maple syrup

Maple Sugaring Improvements 2019

The Maple Sugaring Improvement Plan

The original plan for 2019 had been to go to 1,000 taps from 500 by adding the Steam Away AND reverse osmosis (RO) to the sap concentration and evaporation scheme. RO can raise the sugar concentration in the sap very significantly, but for starters my plan was to raise the concentration from nominally 2% to 8%. It doesn’t sound like much, since syrup is 66% sugar, but if you give it some thought you will see that it is in fact a lot. For example, to double the concentration from 2% to 4% we would have to remove half the water in the sap, and to get from 4% to 8% half of the remaining water would have to again be removed, leaving just one quarter of the water originally present in the sap. In other words 75% of the water in the sap has to be removed to get from 2% to 8% sugar concentration in the sap; that’s a huge reduction in the amount of wood-fired evaporation required. You can read all about the plan in our post 2019 Maple Syrup Season Planning. I discussed our reasoning for not employing the now industry-standard RO in the post I just mentioned.

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Maple Sugaring Season 2019: False Start?

Against a goal of 150 gallons of syrup for the year 20-30 gallons is significant. So what’s there to be worried about?

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2019 Maple Syrup Season Planning

Michigan Maple Syrup, The Making of

If you like knowing not only where your food comes from, but also the “why” of decisions made regarding its production, read on for the unvarnished, inconventient truths.  Primal Woods exists to achieve The Purpose, it is a vehicle for achieving The Purpose.  Decisions made need to be consistent with and support achievement of The Purpose, though maintaining that consistency may at times be inconvenient, which is to say, maintaining consistency to The Purpose may make profitability far more challenging.  I want to take a moment here though, to write about what will not change.  To change some aspects of the Primal Woods Pure Michigan Maple Syrup business would, in my opinion, run counter to the business’ “reason for being,” as documented in “The Purpose.”  Since I have repeated myself so often, I’ll stop trying to drive home the importance of The Purpose.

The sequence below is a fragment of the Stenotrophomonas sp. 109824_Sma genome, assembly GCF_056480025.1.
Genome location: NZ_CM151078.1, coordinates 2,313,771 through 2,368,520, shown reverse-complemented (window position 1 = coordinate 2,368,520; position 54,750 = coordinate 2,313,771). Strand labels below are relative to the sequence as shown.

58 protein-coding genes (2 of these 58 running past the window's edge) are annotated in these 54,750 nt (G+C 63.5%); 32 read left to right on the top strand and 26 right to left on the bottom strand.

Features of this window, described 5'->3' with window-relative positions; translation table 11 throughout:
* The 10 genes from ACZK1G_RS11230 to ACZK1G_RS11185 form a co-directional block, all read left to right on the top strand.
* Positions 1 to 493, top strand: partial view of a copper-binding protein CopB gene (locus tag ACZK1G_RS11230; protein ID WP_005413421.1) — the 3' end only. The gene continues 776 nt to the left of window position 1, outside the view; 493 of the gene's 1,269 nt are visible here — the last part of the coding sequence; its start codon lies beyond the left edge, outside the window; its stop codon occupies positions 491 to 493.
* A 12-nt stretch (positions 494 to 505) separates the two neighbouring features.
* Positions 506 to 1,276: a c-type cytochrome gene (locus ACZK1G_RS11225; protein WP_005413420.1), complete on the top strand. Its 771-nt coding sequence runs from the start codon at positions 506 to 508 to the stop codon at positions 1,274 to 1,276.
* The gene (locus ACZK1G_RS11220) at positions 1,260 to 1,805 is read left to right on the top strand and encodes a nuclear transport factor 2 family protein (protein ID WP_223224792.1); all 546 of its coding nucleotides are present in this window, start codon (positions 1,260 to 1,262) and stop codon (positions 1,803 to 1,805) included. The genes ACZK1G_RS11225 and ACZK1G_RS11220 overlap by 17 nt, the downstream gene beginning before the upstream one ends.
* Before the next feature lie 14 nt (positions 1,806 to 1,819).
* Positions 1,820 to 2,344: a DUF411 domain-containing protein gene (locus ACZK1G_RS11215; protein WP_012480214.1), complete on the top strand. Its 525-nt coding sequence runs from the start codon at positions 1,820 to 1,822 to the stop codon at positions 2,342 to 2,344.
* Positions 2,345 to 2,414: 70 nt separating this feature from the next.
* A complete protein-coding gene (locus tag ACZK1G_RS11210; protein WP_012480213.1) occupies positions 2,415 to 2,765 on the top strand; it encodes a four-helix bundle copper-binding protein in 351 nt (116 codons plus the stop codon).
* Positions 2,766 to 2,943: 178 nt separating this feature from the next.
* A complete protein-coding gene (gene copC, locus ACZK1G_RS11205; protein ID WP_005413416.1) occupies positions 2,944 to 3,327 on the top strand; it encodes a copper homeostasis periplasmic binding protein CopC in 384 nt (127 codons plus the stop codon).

Primal Woods Our Purpose

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2018 Post Season Update from the Sugar House

2018 Primal Woods Pure Michigan Maple Syrup | Year in Review

And what a Primal Woods Pure Michigan Maple Syrup season it was!  It probably included the biggest changes we will ever take on in the Sugaring business; production was up roughly 8X on 2017, and virtually everything in the process was new, or dramatically scaled up from prior years. If you have read this blog for any period of time, you know that I “reflect” fairly regularly on “what went well” and “what didn’t go so well,” with a keen eye on the latter, because the problems represent the bulk of the opportunity for future improvements.  This post will be no exception.  Having said that, without question, the most fulfilling, satisfying, and fun part of the 2018 season, was that we were able to involve a lot more of our local community in the process.  Before I get to the details, I want to take a moment to acknowledge the contribution of the people who helped us so greatly. Read more

Late Season Update from the Sugar House

Primal Woods Pure Michigan Maple Syrup – Late Season Update

And what a year it has been so far! We just surpassed 1,000 Half-Pint bottles produced; of the Amber, Dark, and Very Dark varieties.  Check it out in our Shop.  But even better than that, is the experience gained in the process, and the ability to include so many of our Community in the making of those 1,000 bottles.  Virtually all new equipment, the Sugar House conversion project, getting the help we needed in collecting the sap, putting up the necessary firewood, bottling, dressing the bottles, and the list goes on.  All of that with only a few hiccups, none of which could stop us.  I’m convinced we can pull off another big expansion for 2019, perhaps our final expansion; we’ll see.  For more on what we’ve been up to this season, read on. Read more

Mid-Season Update from the Sugar House

Primal Woods Pure Michigan Maple Syrup – In the Making